These Sand Creek massacre occur to on November 29, 1864 during the Indian Wars. The Colorado militia attacked a village camped on the plains, massacring the population. The press initially reported the victory against the brave Cheyenne with pride. However, eyewitnesses showed the sinister side of this massacre. Their testimony would lead to a military investigation and two separate congressional investigations.
The Rocky Mountain gold rush which began in the 1850s brought an unending flood of settlers into the area. These new immigrants were not warmly welcomed by the Cheyenne and Arapahoe Indians, who had inhabited the area for many years. Violence escalated, and in 1864 Governor John Evans sent the Army to suppress the natives. Colonel Chivington was entrusted with the deed.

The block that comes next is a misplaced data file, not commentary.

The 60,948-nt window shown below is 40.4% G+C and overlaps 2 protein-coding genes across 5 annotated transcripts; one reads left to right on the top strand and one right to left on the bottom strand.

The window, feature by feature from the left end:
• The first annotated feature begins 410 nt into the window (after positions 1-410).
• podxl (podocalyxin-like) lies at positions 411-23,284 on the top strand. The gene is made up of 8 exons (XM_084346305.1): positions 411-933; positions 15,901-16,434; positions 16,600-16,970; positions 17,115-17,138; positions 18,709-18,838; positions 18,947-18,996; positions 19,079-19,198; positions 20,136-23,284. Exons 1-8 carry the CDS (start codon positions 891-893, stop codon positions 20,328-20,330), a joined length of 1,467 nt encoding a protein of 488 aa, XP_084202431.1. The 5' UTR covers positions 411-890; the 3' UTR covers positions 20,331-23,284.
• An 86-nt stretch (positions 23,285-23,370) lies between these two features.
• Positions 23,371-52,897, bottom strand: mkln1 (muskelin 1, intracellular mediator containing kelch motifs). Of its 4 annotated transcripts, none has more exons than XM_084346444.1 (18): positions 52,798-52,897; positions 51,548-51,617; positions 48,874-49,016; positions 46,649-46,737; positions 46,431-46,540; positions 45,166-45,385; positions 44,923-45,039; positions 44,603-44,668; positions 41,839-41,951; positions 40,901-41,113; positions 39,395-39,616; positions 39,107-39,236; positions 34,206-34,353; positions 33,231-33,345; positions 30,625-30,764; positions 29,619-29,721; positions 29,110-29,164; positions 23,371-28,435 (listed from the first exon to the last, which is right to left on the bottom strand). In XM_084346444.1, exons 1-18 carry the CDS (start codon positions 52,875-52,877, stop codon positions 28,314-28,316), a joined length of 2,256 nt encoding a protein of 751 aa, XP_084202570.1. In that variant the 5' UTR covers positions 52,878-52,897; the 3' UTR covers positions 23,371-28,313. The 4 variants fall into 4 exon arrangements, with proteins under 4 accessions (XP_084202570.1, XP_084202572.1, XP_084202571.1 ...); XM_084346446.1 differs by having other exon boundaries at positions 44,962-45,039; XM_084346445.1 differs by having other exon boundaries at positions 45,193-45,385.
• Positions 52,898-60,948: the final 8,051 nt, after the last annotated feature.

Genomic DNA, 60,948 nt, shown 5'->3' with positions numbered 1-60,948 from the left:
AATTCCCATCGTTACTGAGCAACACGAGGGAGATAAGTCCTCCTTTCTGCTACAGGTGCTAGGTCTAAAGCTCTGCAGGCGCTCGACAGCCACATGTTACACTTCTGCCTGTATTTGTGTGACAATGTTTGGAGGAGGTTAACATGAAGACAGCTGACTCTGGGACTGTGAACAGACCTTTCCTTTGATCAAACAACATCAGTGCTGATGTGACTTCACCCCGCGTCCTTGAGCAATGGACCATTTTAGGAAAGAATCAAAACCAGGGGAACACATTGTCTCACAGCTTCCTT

A few skirmishes occurred. After some time, the Cheyenne and Arapahoe natives set up camp on the eastern plains near Fort Lyon. They were ready for peace.
It seemed as though peace was what they would get. Both tribes had signed treaties three years earlier, ceding their lands and agreeing to move to a reservation near Sand Creek.
Chief Black Kettle declared his peaceful intentions at Fort Lyon. He then led his small group north to Sand Creek. All together, they numbered around 550 men, women, and children. Colonel Chivington heard of the surrender. He promptly gathered 700 troops and marched towards Sand Creek.
In the morning hours, troops moved in. Within moments, 150 natives were dead, mostly old man, women, and children. In comparison, the cavalry lost around 10 men, with 36 more wounded.
Silas Soule, an abolitionist from Massachusetts, refused the order to shoot. None of his cavalry troops were permitted to fire upon the crowd. The brutal massacre shocked the nation, forcing the Army to investigate the role that Colonel Chivington played. Soule was eager to testify against the Colonel. After his testimony, Soule was murdered; many believe that the Colonel himself was responsible for the death.